North Dakota’s got milk. It just doesn’t have the truck drivers to deliver it.

“Farmers are still producing, bottlers are still putting it in jugs and cartons, but we’ve run into some challenges with being able to get it to stores, schools and nursing homes,” North Dakota Milk Marketing Board Director Lance Gaebe said.

Two major milk distributors, Red River Dairy and Lakeview Dairy, shut down last week — leaving 44 school districts in eastern North Dakota scrambling for milk.

Gaebe says there’s now just four or five milk distributors left in the state, a number that’s dwindled over the decades.

“Lots and lots of consolidation, additional costs, additional challenges with drivers and fuels and so forth, we’re having fewer and fewer of those dairy distributors,” Gaebe said.

Other distributors have stepped up to fill the need and all the schools have a distributor once again.

Prairie Farms in Bismarck added a truck to go to Devils Lake, Kemps/Cass Clay in Fargo is covering Fargo and a Casselton grocer who partnered with a retired distributor is focusing on Grand Forks.

“It’s going to be all hands on deck to try to resolve this problem,” Gaebe said.

Gov. Doug Burgum’s executive order is also trying to alleviate the problem by waiving hours of service requirements for 30 days for truck drivers delivering milk.

The number of CDL drivers has dropped over the last several years, and Job Service North Dakota currently shows more than 1,000 openings that require a CDL.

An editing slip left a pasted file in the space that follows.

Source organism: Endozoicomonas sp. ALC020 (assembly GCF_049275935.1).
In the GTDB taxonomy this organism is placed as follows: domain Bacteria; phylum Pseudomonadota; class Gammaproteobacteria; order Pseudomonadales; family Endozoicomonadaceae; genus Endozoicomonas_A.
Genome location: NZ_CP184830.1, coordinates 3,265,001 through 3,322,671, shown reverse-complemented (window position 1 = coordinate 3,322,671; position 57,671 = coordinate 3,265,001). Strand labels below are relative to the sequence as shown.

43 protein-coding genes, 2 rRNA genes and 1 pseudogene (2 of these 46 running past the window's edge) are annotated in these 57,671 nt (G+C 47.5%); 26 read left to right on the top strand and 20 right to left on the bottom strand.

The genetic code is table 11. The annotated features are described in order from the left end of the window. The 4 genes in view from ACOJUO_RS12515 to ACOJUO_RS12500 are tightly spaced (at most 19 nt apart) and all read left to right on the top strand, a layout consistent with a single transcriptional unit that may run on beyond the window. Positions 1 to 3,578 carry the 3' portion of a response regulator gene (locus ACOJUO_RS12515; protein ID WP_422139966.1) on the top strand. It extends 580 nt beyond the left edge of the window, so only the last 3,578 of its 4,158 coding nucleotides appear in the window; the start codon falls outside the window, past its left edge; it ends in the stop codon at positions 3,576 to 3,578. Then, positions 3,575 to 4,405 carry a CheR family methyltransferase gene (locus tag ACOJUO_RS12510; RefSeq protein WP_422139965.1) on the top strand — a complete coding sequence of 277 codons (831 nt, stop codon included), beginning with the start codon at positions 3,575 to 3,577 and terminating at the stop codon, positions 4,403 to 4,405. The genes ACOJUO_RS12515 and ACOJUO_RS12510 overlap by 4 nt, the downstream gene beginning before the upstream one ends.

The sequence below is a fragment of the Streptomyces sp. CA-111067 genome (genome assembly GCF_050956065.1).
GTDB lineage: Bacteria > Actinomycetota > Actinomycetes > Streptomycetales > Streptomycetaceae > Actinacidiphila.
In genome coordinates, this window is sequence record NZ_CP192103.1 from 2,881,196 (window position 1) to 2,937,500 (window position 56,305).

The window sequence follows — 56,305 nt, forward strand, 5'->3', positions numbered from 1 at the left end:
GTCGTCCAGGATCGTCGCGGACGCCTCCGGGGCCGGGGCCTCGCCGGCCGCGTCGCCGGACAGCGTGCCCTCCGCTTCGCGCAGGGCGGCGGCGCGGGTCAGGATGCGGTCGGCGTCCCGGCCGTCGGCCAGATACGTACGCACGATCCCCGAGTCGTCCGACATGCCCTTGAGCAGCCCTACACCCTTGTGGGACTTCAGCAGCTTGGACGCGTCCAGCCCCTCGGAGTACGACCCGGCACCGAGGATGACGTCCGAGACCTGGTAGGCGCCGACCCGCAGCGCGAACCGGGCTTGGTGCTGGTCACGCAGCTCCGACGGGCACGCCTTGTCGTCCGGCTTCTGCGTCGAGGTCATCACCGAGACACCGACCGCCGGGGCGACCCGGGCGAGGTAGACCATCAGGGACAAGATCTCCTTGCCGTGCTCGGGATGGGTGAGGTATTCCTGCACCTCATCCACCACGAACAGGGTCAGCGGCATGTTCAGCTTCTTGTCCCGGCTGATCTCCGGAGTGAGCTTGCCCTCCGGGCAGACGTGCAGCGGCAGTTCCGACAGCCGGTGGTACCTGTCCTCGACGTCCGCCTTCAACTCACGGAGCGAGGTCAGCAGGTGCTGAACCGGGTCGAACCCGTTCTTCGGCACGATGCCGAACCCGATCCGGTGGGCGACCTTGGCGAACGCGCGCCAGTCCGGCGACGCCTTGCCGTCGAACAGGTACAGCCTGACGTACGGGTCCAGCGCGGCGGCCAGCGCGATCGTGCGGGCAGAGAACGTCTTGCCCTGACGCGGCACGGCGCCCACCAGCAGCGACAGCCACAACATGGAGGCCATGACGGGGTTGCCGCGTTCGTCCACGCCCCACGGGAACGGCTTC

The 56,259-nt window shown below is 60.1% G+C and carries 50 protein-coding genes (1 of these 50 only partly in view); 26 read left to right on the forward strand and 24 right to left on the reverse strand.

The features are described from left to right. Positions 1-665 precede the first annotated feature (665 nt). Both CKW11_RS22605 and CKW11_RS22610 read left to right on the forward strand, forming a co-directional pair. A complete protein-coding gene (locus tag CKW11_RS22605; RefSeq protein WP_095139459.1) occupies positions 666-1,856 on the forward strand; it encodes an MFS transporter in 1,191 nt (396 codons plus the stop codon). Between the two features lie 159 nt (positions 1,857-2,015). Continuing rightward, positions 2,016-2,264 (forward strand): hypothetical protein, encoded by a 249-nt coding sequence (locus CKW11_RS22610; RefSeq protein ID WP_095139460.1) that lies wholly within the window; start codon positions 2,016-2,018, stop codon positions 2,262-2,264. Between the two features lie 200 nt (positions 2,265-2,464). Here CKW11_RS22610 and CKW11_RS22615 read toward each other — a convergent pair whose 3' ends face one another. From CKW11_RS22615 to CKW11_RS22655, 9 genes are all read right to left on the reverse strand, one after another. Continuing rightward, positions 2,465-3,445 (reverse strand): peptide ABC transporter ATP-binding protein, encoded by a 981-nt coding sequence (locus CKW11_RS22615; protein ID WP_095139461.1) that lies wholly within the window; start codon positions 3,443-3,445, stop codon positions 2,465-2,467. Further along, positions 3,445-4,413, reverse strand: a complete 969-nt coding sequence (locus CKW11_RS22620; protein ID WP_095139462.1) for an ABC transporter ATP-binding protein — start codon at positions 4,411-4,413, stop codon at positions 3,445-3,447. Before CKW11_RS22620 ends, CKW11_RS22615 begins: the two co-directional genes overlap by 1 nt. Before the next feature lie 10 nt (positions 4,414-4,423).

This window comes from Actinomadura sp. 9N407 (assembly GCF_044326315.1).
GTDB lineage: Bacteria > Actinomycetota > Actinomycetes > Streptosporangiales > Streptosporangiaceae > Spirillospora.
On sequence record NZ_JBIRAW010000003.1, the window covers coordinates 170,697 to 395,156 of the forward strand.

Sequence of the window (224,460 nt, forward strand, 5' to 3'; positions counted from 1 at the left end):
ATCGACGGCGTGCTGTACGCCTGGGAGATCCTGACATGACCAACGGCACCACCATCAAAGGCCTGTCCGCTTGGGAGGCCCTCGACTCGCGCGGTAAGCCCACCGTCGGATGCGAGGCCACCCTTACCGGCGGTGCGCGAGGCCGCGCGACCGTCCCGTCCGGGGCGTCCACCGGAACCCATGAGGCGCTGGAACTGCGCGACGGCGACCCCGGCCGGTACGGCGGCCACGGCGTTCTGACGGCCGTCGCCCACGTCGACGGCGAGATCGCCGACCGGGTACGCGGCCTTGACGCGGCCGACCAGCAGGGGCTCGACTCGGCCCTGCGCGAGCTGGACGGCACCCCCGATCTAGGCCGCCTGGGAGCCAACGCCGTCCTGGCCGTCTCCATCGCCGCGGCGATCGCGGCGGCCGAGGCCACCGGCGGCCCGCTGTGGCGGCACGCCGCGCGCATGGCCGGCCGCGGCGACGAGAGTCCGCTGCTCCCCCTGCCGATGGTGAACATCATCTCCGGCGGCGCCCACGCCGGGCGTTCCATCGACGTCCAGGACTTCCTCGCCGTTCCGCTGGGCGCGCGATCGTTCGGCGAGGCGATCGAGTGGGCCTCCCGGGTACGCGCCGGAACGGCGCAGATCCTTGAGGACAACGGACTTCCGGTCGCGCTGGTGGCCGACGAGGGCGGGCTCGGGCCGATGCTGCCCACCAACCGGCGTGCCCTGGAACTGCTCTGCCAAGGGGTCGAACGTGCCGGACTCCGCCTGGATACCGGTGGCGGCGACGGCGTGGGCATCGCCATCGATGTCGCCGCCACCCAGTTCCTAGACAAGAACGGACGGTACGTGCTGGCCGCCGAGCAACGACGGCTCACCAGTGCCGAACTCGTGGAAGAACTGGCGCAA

“Not having truck drivers 100% will put a large kink in the supply chain,” North Dakota Motor Carriers Association Board Member Kelly Krapu said.

Krapu says more shortages could be coming because of the COVID vaccine mandate for drivers crossing the Canadian border.

“You are going to see more issues with things getting on your local shelves in your stores in North Dakota the longer that vaccine mandate is in effect,” Krapu said.

The North Dakota Department of Transportation is trying to make the process of getting a CDL easier.

“We’re really ramping up our operations to provide more testing opportunities,” NDDOT Driver’s License Director Brad Schaffer said.

Schaffer says this month has had more driving tests scheduled than last year with more people trained to conduct testing.

“We have about 3,000 less CDL drivers in the last three to four years so we want to do whatever we can to help people get on the road that want to,” Schaffer said.

The current average wait time for a CDL test at NDDOT locations is 10.5 days, which is down from an average of 80 days in 2019.

Schaffer says the NDDOT sent out a letter Thursday to about 1,200 people who recently let their CDL expire to see if there’s interest in returning to the road.

Krapu said these job openings requiring a CDL are expected to grow over the next decade and with it, wages for the position.